Key review highlights need for major public transport investment in Birmingham

Birmingham is one of four city regions identified for public transport improvements in the government’s official infrastructure advisers’ latest report on the biggest priorities for the long term future of the country’s key networks.

The second National Infrastructure Assessment – a five yearly review conducted by the National Infrastructure Commission – sets out a programme of transformation for the country’s energy, transport and other key networks over the next 30 years.

Its recommendations include giving Birmingham a share of £22bn funding for major public transport schemes, with around two thirds of this investment focused on four priority city regions – Birmingham, Bristol, Manchester and Leeds. The remaining one third should be allocated to other cities where a strong case can be made on the basis of connectivity or capacity, says the Commission.

The assessment points out how just one third of Birmingham’s population can currently reach the centre of the city by public transport within 30 minutes – something the Commission notes is worse than for many European cities of a comparable size.

It also sets out the scale of expected passenger growth in future, with an estimated capacity gap of around 20,000 additional passengers unable to get into Birmingham city centre during the midweek peak by 2055.

The assessment says the scale of the West Midlands’ transport capacity need “is likely to justify investing in tram or rail based projects, although the exact type and mix of projects is a decision for cities to determine with government based on the costs and benefits. Given major scheme lead in times, project planning and business case development should proceed as soon as possible”.

Sir John Armitt, chair of the National Infrastructure Commission, said: “Growing the size and productivity of Birmingham will help rebalance the country’s economic geography as well as create more well paid jobs locally.

“Better public transport and easing traffic congestion is key to that. Greater Birmingham is one of four city regions with a clear case for significant government investment in a step change in transport capacity.

“While the way we travel around our big cities may change over time, keeping people moving affordably and efficiently is a key ingredient in economic growth and quality of life. Our recommendations to government set out a costed programme for delivering cleaner, faster travel, shaped by local leaders.”

Andy Street, Mayor of the West Midlands, said: “The Commission has worked closely with the West Midlands Combined Authority in developing its independent Assessment and we now look forward to working with them to ensure Government takes forward its recommendations.

“Building a world class transport system that connects local people to a plethora of opportunities is one of our region’s key priorities. The Commission’s endorsement of the economic case for transforming local public transport is both timely and welcome.

“Local leadership – armed with devolved funding – can play a major role in leading on the delivery of the long term infrastructure our nation very much needs. Whilst local leadership must of course be appropriately empowered – especially when it comes to regional infrastructure – inter regional connectivity requires national leadership to drive the infrastructure investment that will supercharge our productivity in the months and years ahead.”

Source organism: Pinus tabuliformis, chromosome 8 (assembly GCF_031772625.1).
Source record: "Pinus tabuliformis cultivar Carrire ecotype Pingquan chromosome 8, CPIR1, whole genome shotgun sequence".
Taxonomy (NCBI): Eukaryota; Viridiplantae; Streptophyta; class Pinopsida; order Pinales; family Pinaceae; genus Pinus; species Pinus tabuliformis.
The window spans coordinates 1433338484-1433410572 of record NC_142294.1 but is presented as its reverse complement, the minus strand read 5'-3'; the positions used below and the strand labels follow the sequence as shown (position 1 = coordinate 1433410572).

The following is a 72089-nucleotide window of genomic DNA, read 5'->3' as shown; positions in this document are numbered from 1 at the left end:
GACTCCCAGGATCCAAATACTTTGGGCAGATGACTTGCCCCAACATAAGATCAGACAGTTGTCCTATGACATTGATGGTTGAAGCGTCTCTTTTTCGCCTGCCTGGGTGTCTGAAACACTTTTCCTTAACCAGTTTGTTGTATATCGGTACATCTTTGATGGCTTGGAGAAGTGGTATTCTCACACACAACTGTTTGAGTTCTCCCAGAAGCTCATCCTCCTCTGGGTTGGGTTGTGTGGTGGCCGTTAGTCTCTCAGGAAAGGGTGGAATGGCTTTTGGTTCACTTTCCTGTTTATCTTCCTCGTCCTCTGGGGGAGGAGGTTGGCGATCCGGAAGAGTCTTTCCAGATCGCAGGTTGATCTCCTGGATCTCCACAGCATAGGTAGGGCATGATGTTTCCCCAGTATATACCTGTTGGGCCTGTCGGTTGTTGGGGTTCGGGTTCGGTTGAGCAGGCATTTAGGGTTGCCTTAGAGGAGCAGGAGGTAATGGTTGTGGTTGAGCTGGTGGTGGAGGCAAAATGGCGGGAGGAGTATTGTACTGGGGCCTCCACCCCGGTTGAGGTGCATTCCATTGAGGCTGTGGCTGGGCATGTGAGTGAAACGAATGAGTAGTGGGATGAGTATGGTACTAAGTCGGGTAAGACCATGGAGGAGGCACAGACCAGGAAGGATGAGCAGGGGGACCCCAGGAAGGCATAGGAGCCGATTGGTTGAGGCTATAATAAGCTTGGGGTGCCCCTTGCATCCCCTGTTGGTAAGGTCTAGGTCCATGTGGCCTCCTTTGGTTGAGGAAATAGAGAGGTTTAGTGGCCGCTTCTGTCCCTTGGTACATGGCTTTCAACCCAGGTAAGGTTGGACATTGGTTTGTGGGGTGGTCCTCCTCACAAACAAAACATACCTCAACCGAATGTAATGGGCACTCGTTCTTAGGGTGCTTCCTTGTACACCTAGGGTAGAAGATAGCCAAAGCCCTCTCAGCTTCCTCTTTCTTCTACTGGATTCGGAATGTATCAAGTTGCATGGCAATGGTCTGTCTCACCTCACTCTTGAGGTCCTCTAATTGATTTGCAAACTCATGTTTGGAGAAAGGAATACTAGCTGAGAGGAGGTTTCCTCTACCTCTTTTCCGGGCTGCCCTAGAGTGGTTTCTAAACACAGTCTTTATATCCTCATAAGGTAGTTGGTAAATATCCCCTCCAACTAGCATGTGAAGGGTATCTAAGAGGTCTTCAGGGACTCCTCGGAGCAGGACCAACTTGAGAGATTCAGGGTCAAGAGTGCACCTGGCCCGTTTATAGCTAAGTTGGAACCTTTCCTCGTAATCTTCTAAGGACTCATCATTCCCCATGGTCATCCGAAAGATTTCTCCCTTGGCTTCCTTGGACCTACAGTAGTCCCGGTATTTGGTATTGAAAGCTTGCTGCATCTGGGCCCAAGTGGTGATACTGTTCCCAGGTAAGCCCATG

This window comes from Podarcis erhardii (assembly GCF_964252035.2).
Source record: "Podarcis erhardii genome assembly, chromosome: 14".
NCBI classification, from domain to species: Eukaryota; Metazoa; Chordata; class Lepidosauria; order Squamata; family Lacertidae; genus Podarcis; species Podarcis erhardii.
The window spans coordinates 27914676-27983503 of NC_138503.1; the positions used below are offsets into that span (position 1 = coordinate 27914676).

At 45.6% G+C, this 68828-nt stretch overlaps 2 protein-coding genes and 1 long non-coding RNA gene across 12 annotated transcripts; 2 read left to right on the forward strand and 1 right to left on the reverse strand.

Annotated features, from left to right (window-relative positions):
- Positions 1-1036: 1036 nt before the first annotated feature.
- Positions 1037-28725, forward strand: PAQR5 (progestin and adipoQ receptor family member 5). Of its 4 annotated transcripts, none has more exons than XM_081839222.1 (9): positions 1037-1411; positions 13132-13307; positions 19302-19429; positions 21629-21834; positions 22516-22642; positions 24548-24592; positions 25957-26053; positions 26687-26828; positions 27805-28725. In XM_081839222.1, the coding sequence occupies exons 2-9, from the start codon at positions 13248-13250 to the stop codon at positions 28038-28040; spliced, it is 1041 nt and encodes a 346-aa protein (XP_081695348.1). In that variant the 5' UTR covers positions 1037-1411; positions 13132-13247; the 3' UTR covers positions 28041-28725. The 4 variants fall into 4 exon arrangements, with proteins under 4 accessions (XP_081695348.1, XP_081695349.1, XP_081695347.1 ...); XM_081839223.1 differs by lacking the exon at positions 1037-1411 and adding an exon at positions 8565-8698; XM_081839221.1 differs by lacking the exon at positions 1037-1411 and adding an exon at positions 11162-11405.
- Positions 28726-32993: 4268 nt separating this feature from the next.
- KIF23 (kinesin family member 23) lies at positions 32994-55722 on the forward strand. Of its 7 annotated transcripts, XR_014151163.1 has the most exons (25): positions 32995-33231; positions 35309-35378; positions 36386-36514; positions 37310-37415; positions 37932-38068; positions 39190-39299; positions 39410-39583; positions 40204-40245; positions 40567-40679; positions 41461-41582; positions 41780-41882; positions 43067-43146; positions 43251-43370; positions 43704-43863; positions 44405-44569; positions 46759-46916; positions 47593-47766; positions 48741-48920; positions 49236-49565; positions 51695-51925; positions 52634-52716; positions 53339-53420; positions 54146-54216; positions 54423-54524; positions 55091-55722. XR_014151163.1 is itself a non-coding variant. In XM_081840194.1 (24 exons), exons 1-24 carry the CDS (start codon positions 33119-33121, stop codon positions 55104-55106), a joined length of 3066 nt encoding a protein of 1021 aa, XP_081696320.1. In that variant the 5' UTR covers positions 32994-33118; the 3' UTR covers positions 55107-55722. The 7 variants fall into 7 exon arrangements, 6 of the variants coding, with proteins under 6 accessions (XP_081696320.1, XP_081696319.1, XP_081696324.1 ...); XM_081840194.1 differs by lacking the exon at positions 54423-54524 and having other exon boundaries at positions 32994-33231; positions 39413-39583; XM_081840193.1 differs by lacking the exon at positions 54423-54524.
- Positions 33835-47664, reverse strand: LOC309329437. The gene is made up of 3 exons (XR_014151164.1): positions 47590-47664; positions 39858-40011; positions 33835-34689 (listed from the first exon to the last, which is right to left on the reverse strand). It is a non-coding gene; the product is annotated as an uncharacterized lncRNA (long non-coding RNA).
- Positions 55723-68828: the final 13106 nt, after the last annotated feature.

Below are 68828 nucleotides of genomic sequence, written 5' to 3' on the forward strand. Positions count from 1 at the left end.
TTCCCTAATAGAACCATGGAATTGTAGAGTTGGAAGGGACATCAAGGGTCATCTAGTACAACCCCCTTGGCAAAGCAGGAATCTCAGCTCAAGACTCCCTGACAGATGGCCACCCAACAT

The Commission suggests that the city regions benefiting from this transport investment should make a financial contribution of at least 15-25% of capital costs, and that a combination of mechanisms such as business rate retention and capture of land value increases should be considered.

Growing passenger capacity is best achieved by public transport, says the Commission, because it can convey commuters in a more space efficient way than cars, but this means peak time car travel will need to reduce in future to avoid congestion. The Commission suggests that once public transport improvements offer commuters a viable alternative for getting in and out of the city centre, city regions will need to find ways of reduce peak time car journeys. The Commission is clear that “the exact form and sequencing of the demand management scheme should be a decision for the individual city”.

Following government’s recent decision on High Speed 2 and noting the commitment to various new transport schemes, the Commission also calls for a new long term strategy that sets out how rail improvements will address the capacity and connectivity challenges facing the North and Midlands. The Assessment proposes an urgent review of rail priorities in for regions, involving local leaders, to produce “a rigorously costed portfolio of schemes with clear delivery timescales.”

The report stresses the need to accelerate the rollout of public charge points for electric vehicles to ensure that government’s expectation of 300,000 chargers by 2030 is met. This will require continued year-on-year grow of around 30 per cent for the next seven years. The Commission notes the importance of ensuring public charge points are spread across all regions of the country, to support every driver in making the switch.

The report draws on two years of analysis, expert engagement and public research, including a number of meetings with West Midlands Combined Authority and local business leaders.

The Assessment is upfront about the need for significant public and private investment in infrastructure if the UK is to rebalance its economic geography, meet climate obligations, improve resilience and enhance the natural environment.